You may have heard that virtual reality, usually seen through an all-encompassing headset, is the Next Big Thing in tech, but it could well be augmented reality—or “mixed” reality, as some call it—that ends up coming out on top.
Unlike virtual reality, which substitutes what you would see with a computer-generated version, “mixed” reality does just that: it mixes reality, the things you see, with computer-generated stuff, like robots, jelly fish, or an iOS-style user interface.
Various companies are working on an augmented reality headset, including Microsoft, which recently started shipping HoloLens to developers. The final hardware, however, is not expected until later in 2016, possibly early 2017, and so consumers won't be able to experience what AR is really like.
The other big company that is working on AR technology—which they refer to as “mixed” reality—is Magic Leap, a Florida-based startup that is as strange as it is impressive. T3 briefly touched on Magic Leap back in January, when we included the company in our roundup of the best tech startups you haven't heard of yet, however since then, things seem to have really gathered pace.
According to CrunchBase, which collects information on startup funding rounds, the company has raised over $1.4 billion in three separate rounds, the latest of which valued the company at around $4.5 billion.
This crazy fundraising has come from Google, Alibaba, and a host of top-end Silicon Valley investors. While this may seem normal for a much-hyped startup, it may surprise you to learn that Magic Leap has never shown off a product to the public. Ever.
It has had a lot of press attention, though, the most recent profile, from WIRED, sheds light on an otherwise secretive startup.
The technology, which is not ready for release, is based around a “photonics chip,” which is a translucent 3D piece of glass-like material that Magic Leap CEO Rony Abovitz described as a “very small, wafer-like component that has structures in it that manage the flow of photons that ultimately manage a light-field signal.”
If that sounds confusing, it's because it is. Magic Leap refuses to disclose how, exactly, it works and no one any publication has ever interviewed has elaborated on that. Until people get their hands on it, the “photonics chip” remains a mystery.
The mystery extends even further because no one, besides Magic Leap employees and investors, has ever seen a working headset. In fact, the company won't even confirm that the final product will come in the form of a headset, adding another layer of speculation into the mix.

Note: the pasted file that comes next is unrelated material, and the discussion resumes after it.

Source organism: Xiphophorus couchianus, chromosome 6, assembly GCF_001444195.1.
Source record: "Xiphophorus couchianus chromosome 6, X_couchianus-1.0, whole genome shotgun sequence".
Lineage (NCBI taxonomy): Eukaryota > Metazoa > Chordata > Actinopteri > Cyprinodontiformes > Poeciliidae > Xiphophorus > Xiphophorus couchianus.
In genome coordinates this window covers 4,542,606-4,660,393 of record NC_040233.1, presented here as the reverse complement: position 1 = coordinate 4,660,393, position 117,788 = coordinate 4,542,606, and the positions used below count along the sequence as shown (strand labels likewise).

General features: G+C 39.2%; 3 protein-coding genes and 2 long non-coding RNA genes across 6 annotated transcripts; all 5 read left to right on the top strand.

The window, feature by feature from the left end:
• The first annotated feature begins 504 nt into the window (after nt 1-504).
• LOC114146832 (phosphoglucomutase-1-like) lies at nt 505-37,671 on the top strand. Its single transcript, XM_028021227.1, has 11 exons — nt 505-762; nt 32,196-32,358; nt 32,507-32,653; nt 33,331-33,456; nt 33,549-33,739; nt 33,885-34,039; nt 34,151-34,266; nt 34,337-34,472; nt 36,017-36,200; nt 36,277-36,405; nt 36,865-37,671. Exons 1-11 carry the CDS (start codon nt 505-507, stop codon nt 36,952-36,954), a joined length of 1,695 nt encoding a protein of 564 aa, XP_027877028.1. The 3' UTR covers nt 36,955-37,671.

The people who have tried it, however, are very positive, describing it dissimilar to anything they have experienced before.
One thing that is clear is that Magic Leap will launch with a whole host of content, much of which will be tailored to the headset. Various game studios have signed up to create games and content deals—for things like movies, TV shows, and so on—are being signed, according to WIRED.
Abovitz, who sold his first company for $1.6 billion, told MIT Technology Review that the launch is “not very far away,” but sometime has passed since he gave that pronouncement. Since then, nothing has come out of the company
If Magic Leap does achieve its goal, then it could be the first mixed reality headset to do so. There are some subtle differences between mixed and augmented realities, with the latter tending to “lay” stuff onto surroundings while the former “mixes” the person into them.
“I saw human-sized robots walk through the actual walls of the room,” wrote Kevin Kelly, in the WIRED profile. “I could shoot them with power blasts from a prop gun I really held in my hands. I watched miniature humans wrestle each other on a real tabletop, almost like a Star Wars holographic chess game.”
The focus on fun means the headset is closer to the Oculus VR than Microsoft's HoloLens, which has been demoed doing work-focused tasks. It remains to be seen, however, if “mixing” yourself up in a game is better than simply being all there, as Oculus does.
Facebook, which bought Oculus for $2 billion last year, has been promoting VR heavily and Google announced a new platform for the technology at its I/O 2016 keynote event, which was held this week.
Ultimately, Magic Leap's secrecy means no one can accurately judge the technology without trying it, and the world is unlikely to see it anytime soon. Those who have tried it, however, seem bullish and so it may live up to the hype, but only time can tell.